Nicolas Robert (French, 1614-1685), A Study of a Member of the Bromelia family and a subsidiary study of a Chili Pepper
Nicolas Robert (French, 1614-1685)
‘A Study of a Member of the Bromelia family and a subsidiary study of a Chili Pepper (Capsicum frutensis)
Pencil, watercolor and body color on prepared vellum, with pencil, gold and brown ink framing lines
Annotated l.r. ‘26.’, ‘79.’
Vellum size 16 x 11 1/2 in
Frame size 27 x 22 in
This sheet is part of a larger series of drawings of comparable subject, format and technique, by Nicholas Robert, possibly the greatest Natural History artist in France in the 17th century. He was particularly known for his watercolors of plants and flowers done on prepared vellum. The largest collection of comparable drawings by him is preserved in the Musee d’Histoire Naturelle, Paris, while others are preserved in the British Museum, London; the Fitzwilliam Museum, Cambridge; and in the Hofbibliothek, Vienna. The Paris group forms the nucleus of a collection traditionally known as the Velins du Museum, originally called the Velins du Roy counting more than six thousand watercolors. The Collection was started by the brother of King Louis XIII, Gaston d’Orleans (1608-1660), who had been exiled at Blois due to his perpetual intrigues against the king. In Blois, he developed his talent as a botanist and soon his garden there was well-known. He employed several artists to make watercolors of the rarest species he assembled.
Following a small series of etchings published in Italy, Nicolas Robert had been commissioned in 1641 a book of vellum watercolors of flowers inscribed with madrigals, called Gurilande de Julie. This was the betrothal offering given by Charles Baron de Sante-Maure (1610-1690) to Julie d’Angennes (1607-1671), daughter of Marquise de Rambouillet. Gaston d’Orleans subsequently commissioned a large series of drawings from Robert, which were preserved in five large portfolios. Following Gaston’s death in 1660, it was the King’s minister Colbert who ensured that the series was expanded. Robert was appointed Peitre ordinaire du Roi pour la miniature in 1666 with the obligation to produce at least 54 velins annually.
Dr. Sam Segal has kindly identified the species. He points out that the Bromeliaceae is known in some 2,000 variations, mostly found on trees in tropical rainforests (epiphytes). Another member of this family is the pineapple. The Chilli pepper was brought from South America to India by the Portuguese, where it is still a main ingredient of the local food. It is also used for the production of Tobasco.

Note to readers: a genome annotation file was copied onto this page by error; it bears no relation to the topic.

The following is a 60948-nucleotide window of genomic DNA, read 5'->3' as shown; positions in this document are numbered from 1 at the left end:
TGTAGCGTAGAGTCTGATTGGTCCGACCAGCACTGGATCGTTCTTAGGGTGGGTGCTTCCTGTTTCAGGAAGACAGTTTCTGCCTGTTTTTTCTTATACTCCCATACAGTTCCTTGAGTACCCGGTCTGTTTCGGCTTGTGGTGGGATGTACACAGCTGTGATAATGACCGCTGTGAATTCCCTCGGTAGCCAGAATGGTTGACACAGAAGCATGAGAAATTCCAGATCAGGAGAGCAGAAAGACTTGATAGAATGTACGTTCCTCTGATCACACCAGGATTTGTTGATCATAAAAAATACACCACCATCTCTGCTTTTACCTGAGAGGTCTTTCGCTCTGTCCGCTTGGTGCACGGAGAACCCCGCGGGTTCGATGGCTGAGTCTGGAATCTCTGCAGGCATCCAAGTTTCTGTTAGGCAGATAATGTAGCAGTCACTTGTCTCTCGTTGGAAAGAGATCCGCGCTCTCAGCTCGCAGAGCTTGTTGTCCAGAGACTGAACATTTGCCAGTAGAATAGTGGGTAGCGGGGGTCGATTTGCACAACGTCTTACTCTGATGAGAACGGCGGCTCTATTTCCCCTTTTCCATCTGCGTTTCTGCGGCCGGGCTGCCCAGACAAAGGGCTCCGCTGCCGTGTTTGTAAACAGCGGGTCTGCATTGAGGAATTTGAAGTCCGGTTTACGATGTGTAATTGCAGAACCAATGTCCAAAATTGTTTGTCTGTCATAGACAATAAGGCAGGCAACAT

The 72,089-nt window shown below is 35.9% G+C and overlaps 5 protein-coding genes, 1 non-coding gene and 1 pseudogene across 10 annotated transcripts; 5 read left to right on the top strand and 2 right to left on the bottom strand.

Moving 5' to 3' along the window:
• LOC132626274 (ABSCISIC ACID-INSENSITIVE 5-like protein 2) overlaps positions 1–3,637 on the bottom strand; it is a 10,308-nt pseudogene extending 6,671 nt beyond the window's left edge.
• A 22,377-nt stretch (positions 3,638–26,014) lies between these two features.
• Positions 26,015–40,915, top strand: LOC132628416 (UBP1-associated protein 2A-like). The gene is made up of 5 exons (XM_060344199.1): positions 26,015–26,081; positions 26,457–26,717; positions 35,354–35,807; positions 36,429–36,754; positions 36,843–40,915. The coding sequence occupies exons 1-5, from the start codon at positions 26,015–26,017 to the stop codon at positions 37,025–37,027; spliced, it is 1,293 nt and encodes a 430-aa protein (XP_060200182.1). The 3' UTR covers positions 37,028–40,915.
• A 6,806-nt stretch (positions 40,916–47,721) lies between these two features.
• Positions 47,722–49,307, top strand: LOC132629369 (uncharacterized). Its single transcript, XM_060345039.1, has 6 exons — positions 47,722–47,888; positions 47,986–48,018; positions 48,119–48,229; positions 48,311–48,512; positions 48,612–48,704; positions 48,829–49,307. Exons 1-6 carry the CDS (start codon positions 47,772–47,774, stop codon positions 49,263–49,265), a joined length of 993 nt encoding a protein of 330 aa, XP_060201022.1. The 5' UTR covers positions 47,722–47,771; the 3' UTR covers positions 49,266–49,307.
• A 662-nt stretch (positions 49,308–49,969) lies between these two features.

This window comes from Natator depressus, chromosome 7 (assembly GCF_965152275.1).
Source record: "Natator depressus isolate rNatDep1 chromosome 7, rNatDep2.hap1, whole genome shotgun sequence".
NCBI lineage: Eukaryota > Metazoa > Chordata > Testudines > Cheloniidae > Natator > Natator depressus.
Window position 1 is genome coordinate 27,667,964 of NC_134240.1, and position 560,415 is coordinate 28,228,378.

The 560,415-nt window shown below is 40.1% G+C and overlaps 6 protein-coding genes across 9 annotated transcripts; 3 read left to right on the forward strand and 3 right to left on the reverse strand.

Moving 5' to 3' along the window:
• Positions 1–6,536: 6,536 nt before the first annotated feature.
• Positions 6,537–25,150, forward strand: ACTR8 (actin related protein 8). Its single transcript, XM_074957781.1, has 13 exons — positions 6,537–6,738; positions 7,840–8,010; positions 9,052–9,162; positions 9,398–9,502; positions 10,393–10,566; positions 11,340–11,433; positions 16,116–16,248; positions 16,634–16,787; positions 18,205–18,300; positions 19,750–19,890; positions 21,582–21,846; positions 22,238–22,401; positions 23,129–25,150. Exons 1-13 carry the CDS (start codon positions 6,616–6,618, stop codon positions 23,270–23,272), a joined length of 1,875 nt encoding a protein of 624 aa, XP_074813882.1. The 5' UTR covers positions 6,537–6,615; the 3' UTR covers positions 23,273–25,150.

Nicolas Robert was one of the greatest natural history artists of the seventeenth-century, and his work established standards combining scientific accuracy and aesthetic appeal that influenced generations of artists and won the respect and patronage of the French royal family. Robert created a vast, exquisite body of work for the French Crown. Along with other artists, Robert was commissioned by Gaston d’Orleans, brother of Louis XIII, to create watercolors of the rare plants and exotic birds he had assembled in his garden at Blois and the Ménagerie at Versailles. Robert’s talent was recognized quickly as being superior to that of other artists working for the royal family, and after Gaston d’Orleans’s death, he was quickly placed under the patronage of the Sun King, Louis XIV. As a reward for the stunning works he painted for the king’s personal collection, Robert was named Peintre Ordinaire du Roiinches in 1666, a title that confirmed his continuing fame and patronage.
Robert was the first significant contributor to a collection of fine watercolors on vellum that became known, collectively, as the Velins du Roi (the King’s Vellums). The watercolors Robert completed under Gaston d’Orleans and then Louis XIV for the royal collection fed the interest and provided the inspiration for the great masters of botanical and ornithological art who followed: Jean Joubert, Nicholas Marechal, Gerard van Spaendonck and, of course, Pierre-Joseph Redouté. Thus, the extremely fine print work of Parisian natural historians and flower painters as late as 1825 can be traced directly back to the strength of Robert’s tradition.
Recognizing the greatness of the Velins, Napoleon Bonaparte continued work on this monumental and exquisite undertaking and these remarkable works were probably completed by Robert under his patronage.
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